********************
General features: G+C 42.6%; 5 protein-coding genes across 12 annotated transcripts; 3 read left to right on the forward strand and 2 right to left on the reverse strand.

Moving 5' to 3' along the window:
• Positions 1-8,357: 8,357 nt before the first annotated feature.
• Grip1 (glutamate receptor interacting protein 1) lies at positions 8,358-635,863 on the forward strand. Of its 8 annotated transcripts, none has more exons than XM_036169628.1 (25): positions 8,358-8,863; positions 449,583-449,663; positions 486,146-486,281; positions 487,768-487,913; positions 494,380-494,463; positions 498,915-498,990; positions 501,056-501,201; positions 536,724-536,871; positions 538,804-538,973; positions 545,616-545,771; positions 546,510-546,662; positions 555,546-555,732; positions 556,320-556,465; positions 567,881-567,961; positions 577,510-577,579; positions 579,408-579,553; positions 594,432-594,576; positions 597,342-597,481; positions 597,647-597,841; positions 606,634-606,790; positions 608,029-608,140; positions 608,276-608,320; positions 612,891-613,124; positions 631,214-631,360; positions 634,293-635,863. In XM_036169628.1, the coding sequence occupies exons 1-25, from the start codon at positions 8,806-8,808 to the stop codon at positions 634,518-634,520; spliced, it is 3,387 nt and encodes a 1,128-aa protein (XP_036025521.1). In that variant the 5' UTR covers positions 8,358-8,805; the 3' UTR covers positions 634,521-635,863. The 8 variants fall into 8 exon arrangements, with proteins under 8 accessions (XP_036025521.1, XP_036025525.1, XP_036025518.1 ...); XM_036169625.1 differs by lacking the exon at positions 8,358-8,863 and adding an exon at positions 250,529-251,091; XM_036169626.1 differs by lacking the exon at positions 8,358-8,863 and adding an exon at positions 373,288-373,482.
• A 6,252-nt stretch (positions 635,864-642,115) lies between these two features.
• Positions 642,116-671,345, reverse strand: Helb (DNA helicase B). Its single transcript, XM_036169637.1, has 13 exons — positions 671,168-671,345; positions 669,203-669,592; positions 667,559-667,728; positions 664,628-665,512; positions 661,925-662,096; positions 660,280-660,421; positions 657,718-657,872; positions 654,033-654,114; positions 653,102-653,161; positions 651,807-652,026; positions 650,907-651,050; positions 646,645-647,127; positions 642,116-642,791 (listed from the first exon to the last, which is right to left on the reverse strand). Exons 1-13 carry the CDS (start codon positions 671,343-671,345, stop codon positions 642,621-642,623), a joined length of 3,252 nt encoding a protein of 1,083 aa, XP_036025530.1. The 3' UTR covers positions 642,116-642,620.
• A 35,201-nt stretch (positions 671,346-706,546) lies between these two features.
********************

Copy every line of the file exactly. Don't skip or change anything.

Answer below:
General features: G+C 42.6%; 5 protein-coding genes across 12 annotated transcripts; 3 read left to right on the forward strand and 2 right to left on the reverse strand.

Moving 5' to 3' along the window:
• Positions 1-8,357: 8,357 nt before the first annotated feature.
• Grip1 (glutamate receptor interacting protein 1) lies at positions 8,358-635,863 on the forward strand. Of its 8 annotated transcripts, none has more exons than XM_036169628.1 (25): positions 8,358-8,863; positions 449,583-449,663; positions 486,146-486,281; positions 487,768-487,913; positions 494,380-494,463; positions 498,915-498,990; positions 501,056-501,201; positions 536,724-536,871; positions 538,804-538,973; positions 545,616-545,771; positions 546,510-546,662; positions 555,546-555,732; positions 556,320-556,465; positions 567,881-567,961; positions 577,510-577,579; positions 579,408-579,553; positions 594,432-594,576; positions 597,342-597,481; positions 597,647-597,841; positions 606,634-606,790; positions 608,029-608,140; positions 608,276-608,320; positions 612,891-613,124; positions 631,214-631,360; positions 634,293-635,863. In XM_036169628.1, the coding sequence occupies exons 1-25, from the start codon at positions 8,806-8,808 to the stop codon at positions 634,518-634,520; spliced, it is 3,387 nt and encodes a 1,128-aa protein (XP_036025521.1). In that variant the 5' UTR covers positions 8,358-8,805; the 3' UTR covers positions 634,521-635,863. The 8 variants fall into 8 exon arrangements, with proteins under 8 accessions (XP_036025521.1, XP_036025525.1, XP_036025518.1 ...); XM_036169625.1 differs by lacking the exon at positions 8,358-8,863 and adding an exon at positions 250,529-251,091; XM_036169626.1 differs by lacking the exon at positions 8,358-8,863 and adding an exon at positions 373,288-373,482.
• A 6,252-nt stretch (positions 635,864-642,115) lies between these two features.
• Positions 642,116-671,345, reverse strand: Helb (DNA helicase B). Its single transcript, XM_036169637.1, has 13 exons — positions 671,168-671,345; positions 669,203-669,592; positions 667,559-667,728; positions 664,628-665,512; positions 661,925-662,096; positions 660,280-660,421; positions 657,718-657,872; positions 654,033-654,114; positions 653,102-653,161; positions 651,807-652,026; positions 650,907-651,050; positions 646,645-647,127; positions 642,116-642,791 (listed from the first exon to the last, which is right to left on the reverse strand). Exons 1-13 carry the CDS (start codon positions 671,343-671,345, stop codon positions 642,621-642,623), a joined length of 3,252 nt encoding a protein of 1,083 aa, XP_036025530.1. The 3' UTR covers positions 642,116-642,620.
• A 35,201-nt stretch (positions 671,346-706,546) lies between these two features.